Fluff Piece

In Art as in Life, Excess Makes Strange Bedfellows

One of Assner’s live models covered in white marshmallow fluff | Photo: R. Assner

Photo: R. Assner


One of Assner’s live models covered in white marshmallow fluff | Photo: R. Assner

America is surely the most wasteful nation in the world. The over-abundance of nearly everything can lead to strange bedfellows, and in the case of food, excess has expanded waistlines and obesity for decades

For some Americans, though, this can lead to inspiration. Robin Asner, an American artist living in St. Louis, Missouri, has taken advantage of U.S. consumer excess to create art from tubs of creamy, white marsh-mellow fluff.

A small lecture room at Webster University Vienna, Austria was overflowing with art and media majors on the day Asner came to speak, fascinated, and curious to view a sampling of her work. The idea of fast food “on the go,” is an idea that has developed in Europe only during the lifetimes of these students. And one student, from Kosovo, was genuinely bewildered by the strangeness of the food substance Asner was using in her art.

Asner’s medium was a staple of her childhood, adapted from her not-so-nutritional favorite snack of sandwiches made of peanut butter and marsh-mellow fluff.

“It’s an easy to make snack that children love,” Asner explained with a grin.

Asner has never had to pay her models, as many are willing to volunteer for her photographs while she spreads tubs full of the sticky white marsh-mellow fluff onto their naked bodies.

“I’m so lucky” Asner muses “people see me in the store buying all the fluff and want to know what I’m doing with it.”

“The fluff,” as Asner calls her marsh-mellow medium, acts as another skin on her models that, while dripping off their bodies, creates the illusion of additional limbs, adding contours and new shapes to their forms. Even the cracking and flaking that occurs when “the fluff” dries, appears as chapped skin.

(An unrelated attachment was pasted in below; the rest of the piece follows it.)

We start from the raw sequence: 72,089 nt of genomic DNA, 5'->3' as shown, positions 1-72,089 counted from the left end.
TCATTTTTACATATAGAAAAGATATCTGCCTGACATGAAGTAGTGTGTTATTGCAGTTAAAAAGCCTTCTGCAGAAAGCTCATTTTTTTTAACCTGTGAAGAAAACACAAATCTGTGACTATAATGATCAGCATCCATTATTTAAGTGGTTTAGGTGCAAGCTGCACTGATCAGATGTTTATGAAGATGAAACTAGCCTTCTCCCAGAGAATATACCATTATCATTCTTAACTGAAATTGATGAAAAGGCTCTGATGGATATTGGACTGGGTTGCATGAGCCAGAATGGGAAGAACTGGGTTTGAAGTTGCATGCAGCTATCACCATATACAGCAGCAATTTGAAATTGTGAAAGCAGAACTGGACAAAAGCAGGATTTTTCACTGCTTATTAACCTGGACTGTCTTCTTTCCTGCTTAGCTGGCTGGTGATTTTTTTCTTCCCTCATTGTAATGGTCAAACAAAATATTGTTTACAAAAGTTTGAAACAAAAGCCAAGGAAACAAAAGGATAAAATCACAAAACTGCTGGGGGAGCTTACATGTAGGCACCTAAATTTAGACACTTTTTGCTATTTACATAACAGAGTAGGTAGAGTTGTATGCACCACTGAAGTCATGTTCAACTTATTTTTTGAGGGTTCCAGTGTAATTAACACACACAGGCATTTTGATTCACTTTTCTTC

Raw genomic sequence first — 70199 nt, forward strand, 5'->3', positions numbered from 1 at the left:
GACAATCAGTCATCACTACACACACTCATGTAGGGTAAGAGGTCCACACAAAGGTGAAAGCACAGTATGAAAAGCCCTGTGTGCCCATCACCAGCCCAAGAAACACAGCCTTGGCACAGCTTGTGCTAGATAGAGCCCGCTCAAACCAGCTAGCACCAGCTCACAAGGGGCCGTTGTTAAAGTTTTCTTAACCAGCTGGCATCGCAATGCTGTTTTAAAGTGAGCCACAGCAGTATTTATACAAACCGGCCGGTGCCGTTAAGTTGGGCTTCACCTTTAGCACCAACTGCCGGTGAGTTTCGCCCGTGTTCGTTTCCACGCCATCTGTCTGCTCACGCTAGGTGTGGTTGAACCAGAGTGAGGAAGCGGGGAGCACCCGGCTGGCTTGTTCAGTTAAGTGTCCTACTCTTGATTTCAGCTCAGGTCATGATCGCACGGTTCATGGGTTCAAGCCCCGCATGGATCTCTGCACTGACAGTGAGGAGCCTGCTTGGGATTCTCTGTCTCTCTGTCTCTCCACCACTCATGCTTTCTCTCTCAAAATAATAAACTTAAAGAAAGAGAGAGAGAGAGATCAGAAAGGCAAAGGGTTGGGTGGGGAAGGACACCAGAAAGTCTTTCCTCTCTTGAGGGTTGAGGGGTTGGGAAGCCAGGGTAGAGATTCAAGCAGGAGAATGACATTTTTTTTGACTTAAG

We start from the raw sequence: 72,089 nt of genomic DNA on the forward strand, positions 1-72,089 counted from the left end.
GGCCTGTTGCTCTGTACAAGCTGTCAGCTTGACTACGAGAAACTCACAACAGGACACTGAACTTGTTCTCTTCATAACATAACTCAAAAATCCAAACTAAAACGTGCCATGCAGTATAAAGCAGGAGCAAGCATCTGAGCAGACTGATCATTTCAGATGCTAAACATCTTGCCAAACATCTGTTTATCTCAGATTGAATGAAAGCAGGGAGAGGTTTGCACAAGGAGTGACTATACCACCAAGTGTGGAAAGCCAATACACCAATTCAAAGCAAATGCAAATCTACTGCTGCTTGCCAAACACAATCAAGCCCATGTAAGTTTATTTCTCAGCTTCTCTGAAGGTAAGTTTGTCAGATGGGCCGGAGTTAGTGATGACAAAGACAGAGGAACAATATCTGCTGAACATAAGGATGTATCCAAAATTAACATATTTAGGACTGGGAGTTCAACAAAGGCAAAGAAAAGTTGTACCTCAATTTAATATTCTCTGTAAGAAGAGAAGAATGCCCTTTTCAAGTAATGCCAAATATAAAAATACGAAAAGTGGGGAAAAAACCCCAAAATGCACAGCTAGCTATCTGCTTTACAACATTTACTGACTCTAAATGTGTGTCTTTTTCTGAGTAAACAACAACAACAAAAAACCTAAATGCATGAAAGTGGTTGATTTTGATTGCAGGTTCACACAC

“The fluff” becomes an extension of the body.

Early in her career, Asner was inspired by artists such as John Coplan, the creator of Art Forum magazine, who took pictures of his naked aging body from different angles to reduce the human figure to a simple shape that occupies space. Later, she began to discover artists who applied food to the body, thereby altering the relationship from internal to external, from the dynamic of food as a nutrient to an additive of the body surface. Others have made parallel inquiries; this was a concept explored by conceptual artist Paul McCarthy in his film, “The Bossy Burger,” in which he bathes his burger and himself in ketchup.

Photo: R. Assner

Asner finds some of her inspiration from news stories. She has an extensive collection of newspaper clippings about obesity in America, beginning with the 2004 discovery of a 600 pound women in Florida, who’s skin – as a result of not leaving her couch in over 6 years – had grafted to her furniture.

“She had transitioned from being an animate object to an inanimate one”, Asner insists.

However, her sense of social responsibility does get the better of her sometimes, as she considers how she might be contributing to the world’s waste. She’s fascinated, for example, that she lives in a country where you can purchase seven different types of ketchup at the grocery store.

“There is the red traditional ketchup, magenta ketchup, green ketchup, yellow ketchup, and eve tie-dye ketchup!” Asner told the room of mostly European students.  It seemed ironic, one student said afterwards, that her interest in the obesity problem, the symbols of gluttony and American excess was happening in parallel with world food shortages, citing a New York Times article that had appeared that morning by Jeffrey Sachs, author of “Ending Global Poverty,” that we face “the worst crisis of its kind in more than 30 years.”

The coincidence left the students uneasy, as discussion turned to the larger problem. With oil prices are at an all time high, reports of rising food prices were appearing almost daily, as well as shortages in countries like Haiti, India, and Indonesia. Students in a genocide class recited cases, like Darfur, where severe starvation was already common.

The “fluff” in Asner’s work felt like a bad joke, a symbol for a society of gluttons and her continued use it, in spite of her acknowledgment, an inexcusable example of US ingratitude.  In this case, one man’s art was truly another man’s food.

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